“It’s not like the event is not going to happen,” Irvine said. “We just need to go and be good listeners and make good accommodations.”
Minty declined to offer predictions about how her fellow county commissioners would vote, but said she would like to see everything go smoothly. “My deep hope is that we can permit this event,” she said.
Eclipse Fest is not the only big event taking place in Klamath County. Another, Eclipse Into Nature, will be hosted at Running Y Resort in Klamath Falls, where organizers expect between 1,200 and 2,500 people for an eclipse watch party, and up to 120 people for a ticketed event the night before.
Jason Murray, general manager of Running Y Resort, said Eclipse Into Nature will be focused on education, with a NASA livestream and representatives on hand from the Oregon Museum of Science and Industry as well as the Oregon Institute of Technology. With live music, food vendors and games, it also promises to be a lively, family-friendly affair.
As each of the three destinations prepares to play host to crowds of people, local emergency officials are coming together to share resources and information, preparing for the worst.
A Multi-Agency Coordination Group, comprised of more than a dozen local, state, federal and tribal agencies in Klamath County, is honing its game plan for the big event. Minty, who is a member of the group, said the primary concerns are emergency services, traffic jams, and the question of where people will go to watch the eclipse. There’s also the unknowable factors: weather, human behavior and how many people will actually make the trek out to Klamath County on Oct. 14.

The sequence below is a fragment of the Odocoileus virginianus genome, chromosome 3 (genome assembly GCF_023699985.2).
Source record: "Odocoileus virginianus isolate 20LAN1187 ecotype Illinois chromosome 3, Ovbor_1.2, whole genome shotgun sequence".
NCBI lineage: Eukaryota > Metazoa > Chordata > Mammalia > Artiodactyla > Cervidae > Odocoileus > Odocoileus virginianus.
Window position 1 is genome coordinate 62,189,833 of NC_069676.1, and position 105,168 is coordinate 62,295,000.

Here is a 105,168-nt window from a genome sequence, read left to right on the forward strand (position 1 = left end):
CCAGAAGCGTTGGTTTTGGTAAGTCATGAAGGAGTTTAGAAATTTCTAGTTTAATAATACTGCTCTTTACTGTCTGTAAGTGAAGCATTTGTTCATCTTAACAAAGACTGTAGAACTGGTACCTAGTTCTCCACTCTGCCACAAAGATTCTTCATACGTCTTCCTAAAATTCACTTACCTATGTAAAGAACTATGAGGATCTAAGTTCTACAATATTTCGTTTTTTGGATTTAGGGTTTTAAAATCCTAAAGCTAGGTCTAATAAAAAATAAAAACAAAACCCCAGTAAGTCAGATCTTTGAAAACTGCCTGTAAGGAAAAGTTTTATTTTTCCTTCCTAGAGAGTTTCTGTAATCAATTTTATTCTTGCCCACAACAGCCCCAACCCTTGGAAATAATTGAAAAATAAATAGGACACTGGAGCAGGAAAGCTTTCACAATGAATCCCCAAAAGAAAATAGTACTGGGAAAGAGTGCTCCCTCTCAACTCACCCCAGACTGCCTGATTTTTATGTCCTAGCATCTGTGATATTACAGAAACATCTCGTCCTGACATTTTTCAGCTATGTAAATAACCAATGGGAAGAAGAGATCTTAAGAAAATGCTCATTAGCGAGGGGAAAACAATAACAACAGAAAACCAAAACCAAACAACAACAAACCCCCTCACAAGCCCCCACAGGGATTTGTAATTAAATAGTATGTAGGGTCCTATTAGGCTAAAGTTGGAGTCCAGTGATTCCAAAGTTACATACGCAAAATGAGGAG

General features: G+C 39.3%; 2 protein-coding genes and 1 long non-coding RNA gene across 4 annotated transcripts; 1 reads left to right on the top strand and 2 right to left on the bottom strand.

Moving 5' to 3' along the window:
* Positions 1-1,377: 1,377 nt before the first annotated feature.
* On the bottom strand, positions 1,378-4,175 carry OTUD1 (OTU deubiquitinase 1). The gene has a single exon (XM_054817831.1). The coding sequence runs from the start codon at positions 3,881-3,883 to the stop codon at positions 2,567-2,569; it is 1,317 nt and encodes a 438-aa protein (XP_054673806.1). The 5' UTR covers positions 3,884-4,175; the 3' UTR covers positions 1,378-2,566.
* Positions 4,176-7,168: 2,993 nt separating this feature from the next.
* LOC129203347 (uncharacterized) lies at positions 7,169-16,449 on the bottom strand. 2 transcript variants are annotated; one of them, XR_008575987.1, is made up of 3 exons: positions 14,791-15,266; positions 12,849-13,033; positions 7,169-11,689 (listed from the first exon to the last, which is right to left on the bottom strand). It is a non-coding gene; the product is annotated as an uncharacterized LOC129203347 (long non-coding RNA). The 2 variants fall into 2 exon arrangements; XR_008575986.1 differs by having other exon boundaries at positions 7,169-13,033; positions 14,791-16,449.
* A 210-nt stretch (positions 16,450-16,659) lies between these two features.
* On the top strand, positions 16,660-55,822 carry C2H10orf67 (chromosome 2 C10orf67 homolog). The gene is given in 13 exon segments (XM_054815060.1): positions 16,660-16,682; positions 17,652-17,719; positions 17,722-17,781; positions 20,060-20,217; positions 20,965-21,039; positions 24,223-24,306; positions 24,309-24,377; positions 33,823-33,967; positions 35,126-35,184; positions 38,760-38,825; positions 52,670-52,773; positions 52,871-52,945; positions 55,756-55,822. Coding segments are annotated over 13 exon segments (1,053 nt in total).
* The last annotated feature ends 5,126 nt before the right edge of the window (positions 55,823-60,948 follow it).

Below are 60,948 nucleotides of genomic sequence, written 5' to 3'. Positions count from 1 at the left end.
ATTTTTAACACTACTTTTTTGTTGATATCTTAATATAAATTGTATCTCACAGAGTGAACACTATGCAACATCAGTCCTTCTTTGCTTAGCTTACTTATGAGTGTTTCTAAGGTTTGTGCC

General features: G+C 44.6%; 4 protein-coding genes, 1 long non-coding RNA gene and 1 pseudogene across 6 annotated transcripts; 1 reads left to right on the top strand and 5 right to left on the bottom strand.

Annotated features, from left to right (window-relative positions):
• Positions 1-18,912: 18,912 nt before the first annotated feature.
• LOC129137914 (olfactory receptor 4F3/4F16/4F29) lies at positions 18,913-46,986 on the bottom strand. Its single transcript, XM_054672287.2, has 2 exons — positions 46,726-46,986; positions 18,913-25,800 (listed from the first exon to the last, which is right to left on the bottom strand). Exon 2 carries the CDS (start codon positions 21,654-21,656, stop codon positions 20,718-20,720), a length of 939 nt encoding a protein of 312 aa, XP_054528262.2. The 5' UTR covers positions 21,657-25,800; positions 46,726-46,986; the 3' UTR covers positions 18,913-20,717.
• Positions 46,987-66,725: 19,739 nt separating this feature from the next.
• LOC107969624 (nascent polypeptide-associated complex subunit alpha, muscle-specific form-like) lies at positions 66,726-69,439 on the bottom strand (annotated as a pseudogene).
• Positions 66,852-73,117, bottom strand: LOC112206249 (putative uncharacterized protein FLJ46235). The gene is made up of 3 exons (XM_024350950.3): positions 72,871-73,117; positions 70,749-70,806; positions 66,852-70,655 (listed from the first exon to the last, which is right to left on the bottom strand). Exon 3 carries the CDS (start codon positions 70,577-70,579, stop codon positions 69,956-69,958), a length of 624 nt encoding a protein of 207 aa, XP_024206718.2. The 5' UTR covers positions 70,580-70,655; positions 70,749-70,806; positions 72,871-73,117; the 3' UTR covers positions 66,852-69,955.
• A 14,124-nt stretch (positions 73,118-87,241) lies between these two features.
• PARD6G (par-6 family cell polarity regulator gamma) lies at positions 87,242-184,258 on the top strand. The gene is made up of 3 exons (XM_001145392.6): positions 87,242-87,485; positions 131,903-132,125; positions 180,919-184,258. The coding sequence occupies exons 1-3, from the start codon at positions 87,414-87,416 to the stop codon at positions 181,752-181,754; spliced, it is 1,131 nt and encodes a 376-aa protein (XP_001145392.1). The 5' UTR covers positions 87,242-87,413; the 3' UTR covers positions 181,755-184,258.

“We are anticipating upwards of 60,000 to 70,000 people coming through our community or spending time in our community,” Minty said. “We’re preparing for the maximum people and the maximum amount of effort we need to put in.”
It echoes the worst-case-scenario planning for the 2017 eclipse, when state officials estimated 1 million people would come to Oregon. While many places did see big crowds, the anticipated traffic jams and swarms of people never materialized. Many small town businesses that had anticipated a windfall were left frustrated.
It’s worth noting that, unlike a total solar eclipse, the only benefit to being in the center path of an annular solar eclipse is to experience the so-called “ring of fire” when the moon is positioned perfectly in front of the sun. The sun’s atmosphere, or corona, will not be visible this time around. It also means everybody viewing the eclipse needs to wear special glasses the entire time to protect their vision.
Many of those preparing in Klamath County have said they’ve looked to 2017 as a road map for 2023, but that’s led to a large discrepancy in crowd estimates.
Local tourism agency Discover Klamath said it expects 15,000 to 20,000 people for the eclipse, less than a third of what the county estimates. But even that would be a lot. Virtually all local lodging is expected to be booked up by the start of October, the agency said in an email, leaving any spillover crowds to either camp at Eclipse Fest or find someplace nearby.
Bob Hackett, executive director of Travel Southern Oregon, said a lot hinges on making sure people have good places to watch the eclipse and stay the night. The fear is that people might trespass on private land, clog up rural areas or get in trouble exploring some of the more rustic environments.
Those potential problems are viewed not only as safety issues but marketing problems. This, after all, is a big opportunity for Klamath County to advertise itself as a Pacific Northwest travel destination – eclipse or not.
“The worst-case scenario would be if people got frustrated,” Hackett said. “We just don’t want people to be disappointed or not have a good time here.”